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 on: January 25, 2020, 07:22:48 AM 
Started by Soldier4Christ - Last post by Soldier4Christ
The Indwelling Christ

“To whom God would make known what is the riches of the glory of this mystery among the Gentiles; which is Christ in you, the hope of glory.” (Colossians 1:27)

The fact that Jesus Christ is actually in each believer is both a great mystery and rich in glory. In fact, it is our very hope and assurance of glory in the age to come.

How Christ may be both seated at “the right hand of the Majesty on high” (Hebrews 1:3) and yet living in us is surely a mystery, yet it is fully true. He Himself told His disciples: “If a man love me, he will keep my words: and my Father will love him, and we will come unto him, and make our abode with him. . . . Abide in me, and I in you. . . . He that abideth in me, and I in him, the same bringeth forth much fruit: for without me ye can do nothing” (John 14:23; 15:4-5).

The apostle Paul also confirmed this great truth: “I am crucified with Christ: nevertheless I live; yet not I, but Christ liveth in me” (Galatians 2:20). One of his prayers for the Ephesians was “that Christ [might] dwell in [their] hearts by faith” (Ephesians 3:17).

The mystery as to how this can be is resolved in yet another mystery—that of the triunity of the Godhead. Christ, the Second Person, is present in His people through the Holy Spirit, the Third Person. Christ said: “I will pray the Father, and he shall give you another Comforter. . . . Even the Spirit of truth; . . . for he dwelleth with you, and shall be in you” (John 14:16-17).

In fact, as our text says, His indwelling presence is our very hope of glory, for “if any man have not the Spirit of Christ, he is none of his” (Romans 8:9).

Thus, where we go, He goes; whatever we say, He hears; even what we think, He knows. Christ, by the Holy Spirit, is our ever-present comforter and guide and counselor. This is, indeed, a glorious mystery! HMM

 on: January 24, 2020, 07:58:31 AM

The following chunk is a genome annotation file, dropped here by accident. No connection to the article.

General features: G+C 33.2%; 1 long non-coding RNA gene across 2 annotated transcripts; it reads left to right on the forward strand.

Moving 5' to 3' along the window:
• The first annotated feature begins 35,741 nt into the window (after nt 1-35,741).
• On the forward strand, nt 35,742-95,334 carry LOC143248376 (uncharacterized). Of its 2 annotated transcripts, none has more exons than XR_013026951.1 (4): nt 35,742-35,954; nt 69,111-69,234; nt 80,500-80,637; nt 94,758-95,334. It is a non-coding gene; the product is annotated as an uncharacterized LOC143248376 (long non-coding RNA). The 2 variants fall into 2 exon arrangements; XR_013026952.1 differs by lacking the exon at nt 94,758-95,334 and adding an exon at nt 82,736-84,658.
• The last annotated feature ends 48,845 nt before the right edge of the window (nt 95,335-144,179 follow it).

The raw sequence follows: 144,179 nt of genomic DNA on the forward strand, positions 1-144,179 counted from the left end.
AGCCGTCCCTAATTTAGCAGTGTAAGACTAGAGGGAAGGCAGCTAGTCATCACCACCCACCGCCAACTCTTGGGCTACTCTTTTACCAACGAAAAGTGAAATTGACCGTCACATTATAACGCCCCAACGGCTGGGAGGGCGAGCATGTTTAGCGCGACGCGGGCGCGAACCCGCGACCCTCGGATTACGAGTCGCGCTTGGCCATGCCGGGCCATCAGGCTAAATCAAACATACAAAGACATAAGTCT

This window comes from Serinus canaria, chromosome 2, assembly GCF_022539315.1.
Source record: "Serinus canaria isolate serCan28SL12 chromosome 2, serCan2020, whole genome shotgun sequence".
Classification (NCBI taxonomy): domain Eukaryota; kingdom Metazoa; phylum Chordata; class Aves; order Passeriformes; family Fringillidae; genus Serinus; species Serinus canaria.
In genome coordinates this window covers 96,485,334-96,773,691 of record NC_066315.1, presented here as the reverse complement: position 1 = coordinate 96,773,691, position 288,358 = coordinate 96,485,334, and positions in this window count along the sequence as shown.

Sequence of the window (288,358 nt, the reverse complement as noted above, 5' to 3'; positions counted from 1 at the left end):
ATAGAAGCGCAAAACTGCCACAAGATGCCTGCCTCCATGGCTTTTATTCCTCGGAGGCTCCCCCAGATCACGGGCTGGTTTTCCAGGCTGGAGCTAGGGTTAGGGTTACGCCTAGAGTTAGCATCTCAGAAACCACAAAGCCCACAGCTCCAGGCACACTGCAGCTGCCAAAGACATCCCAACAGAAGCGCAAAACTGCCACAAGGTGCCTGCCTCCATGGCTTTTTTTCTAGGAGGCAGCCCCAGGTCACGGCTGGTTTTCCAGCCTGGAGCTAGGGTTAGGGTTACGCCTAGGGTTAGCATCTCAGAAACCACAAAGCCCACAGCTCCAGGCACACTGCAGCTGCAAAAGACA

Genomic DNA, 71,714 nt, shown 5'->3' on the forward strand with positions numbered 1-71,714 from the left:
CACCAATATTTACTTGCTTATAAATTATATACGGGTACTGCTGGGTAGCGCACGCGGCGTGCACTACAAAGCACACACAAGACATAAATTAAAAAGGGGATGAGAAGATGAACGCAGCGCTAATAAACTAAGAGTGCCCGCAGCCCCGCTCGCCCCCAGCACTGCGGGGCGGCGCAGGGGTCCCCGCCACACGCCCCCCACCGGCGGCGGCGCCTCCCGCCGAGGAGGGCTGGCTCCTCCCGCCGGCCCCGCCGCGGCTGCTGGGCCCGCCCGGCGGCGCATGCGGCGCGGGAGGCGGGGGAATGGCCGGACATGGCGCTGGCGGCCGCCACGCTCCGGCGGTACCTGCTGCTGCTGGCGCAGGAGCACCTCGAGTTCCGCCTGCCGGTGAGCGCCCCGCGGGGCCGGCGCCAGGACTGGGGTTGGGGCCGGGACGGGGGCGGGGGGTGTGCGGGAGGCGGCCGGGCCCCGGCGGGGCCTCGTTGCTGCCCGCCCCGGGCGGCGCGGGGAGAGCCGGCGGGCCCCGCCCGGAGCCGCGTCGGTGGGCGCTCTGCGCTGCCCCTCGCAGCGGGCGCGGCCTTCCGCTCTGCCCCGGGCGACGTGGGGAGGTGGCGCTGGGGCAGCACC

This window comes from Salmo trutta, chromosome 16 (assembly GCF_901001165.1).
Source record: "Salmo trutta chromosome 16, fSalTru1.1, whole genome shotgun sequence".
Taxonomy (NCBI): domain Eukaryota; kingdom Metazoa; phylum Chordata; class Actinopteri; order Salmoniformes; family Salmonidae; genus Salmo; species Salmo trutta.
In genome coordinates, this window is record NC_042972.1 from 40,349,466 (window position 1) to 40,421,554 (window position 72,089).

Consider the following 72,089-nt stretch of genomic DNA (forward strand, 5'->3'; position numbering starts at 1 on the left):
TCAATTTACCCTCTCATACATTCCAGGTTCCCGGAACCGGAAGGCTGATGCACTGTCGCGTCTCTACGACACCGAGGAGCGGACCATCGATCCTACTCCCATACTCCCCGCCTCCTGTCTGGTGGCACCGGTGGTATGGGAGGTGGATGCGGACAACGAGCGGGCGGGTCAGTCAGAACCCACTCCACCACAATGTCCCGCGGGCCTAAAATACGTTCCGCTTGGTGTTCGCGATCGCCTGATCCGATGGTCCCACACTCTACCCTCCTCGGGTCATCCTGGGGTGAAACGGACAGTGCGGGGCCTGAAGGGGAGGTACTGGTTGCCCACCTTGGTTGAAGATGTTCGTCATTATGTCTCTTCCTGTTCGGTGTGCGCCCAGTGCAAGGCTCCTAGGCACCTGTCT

Started by Soldier4Christ - Last post by Soldier4Christ
Paul's Growth

“For I say, through the grace given unto me, to every man that is among you, not to think of himself more highly than he ought to think; but to think soberly, according as God hath dealt to every man the measure of faith.” (Romans 12:3)

Many times today we look at Paul and wish to be greatly used of God as he was. But Scripture teaches us that use of Paul as a role model requires a proper view of Paul—his humility and his submission to Christ.

Paul didn’t start out as a humble servant. In fact, before his conversion, he was quite proud of his pedigree (Philippians 3:4-6). He was the overseer at the stoning of Stephen (Acts 7:58). He was fanatical, the haughty persecutor of the early church (8:3). In grace, he was informed of his error by “Jesus whom thou persecutest” (9:5), and soon Paul recognized the worthlessness of his background and human achievement, and counted all these things “but dung, that I may win Christ” (Philippians 3:8).

Once his view of Christ was proper, Paul’s view of himself began to decrease. In AD 56 or so, Paul, who had been set apart for a ministry to the Gentiles “from my mother’s womb” (Galatians 1:15), called himself “the least of the apostles, that am not meet [fit] to be called an apostle, because I persecuted the church of God. But by the grace of God I am what I am” (1 Corinthians 15:9-10).

While in prison several years later, Paul wrote to the Gentile churches he had founded, marveling that this ministry was given “unto me, who am less than the least of all saints” (Ephesians 3:8). Shortly before he was beheaded in prison for his faith, he testified “that Christ Jesus came into the world to save sinners; of whom I am chief” (1 Timothy 1:15).

As Paul grew older, his evaluation of his own worth decreased. As one draws closer and closer to the light, he is able to see more clearly his own unworthiness. JDM

 on: January 23, 2020, 02:51:04 PM 
Started by nChrist - Last post by nChrist
From Grace Gems - Free and Public Domain:
Devotionals By J.R. Miller, 1895

        September 3.

        "And Nehemiah continued, "Go and celebrate with a feast of choice foods and sweet drinks, and share gifts of food with people who have nothing prepared. This is a sacred day before our Lord. Do not be dejected and sad, for the joy of the Lord is your strength!" Nehemiah 8:10

        God loves to have us enjoy ourselves. He does not want us to be long-faced!

        JOY is the ideal Christian life!

        Of course we are to be sorry when we sin; but when we have confessed the sin, truly repented of it, and found mercy—we are to dry our tears—and rejoice! Why should we not be happy when God has forgiven us, made us His children, and assured us of everlasting glory?

        But our joy must not be selfish. When we are prosperous—we should not forget those who are poor. When we are happy in our homes of love, with unbroken circles—we should not forget the families that are in sorrow. The good things God gives us—are not meant for ourselves alone. They are given us to be passed on. "It is more blessed to give—than to receive."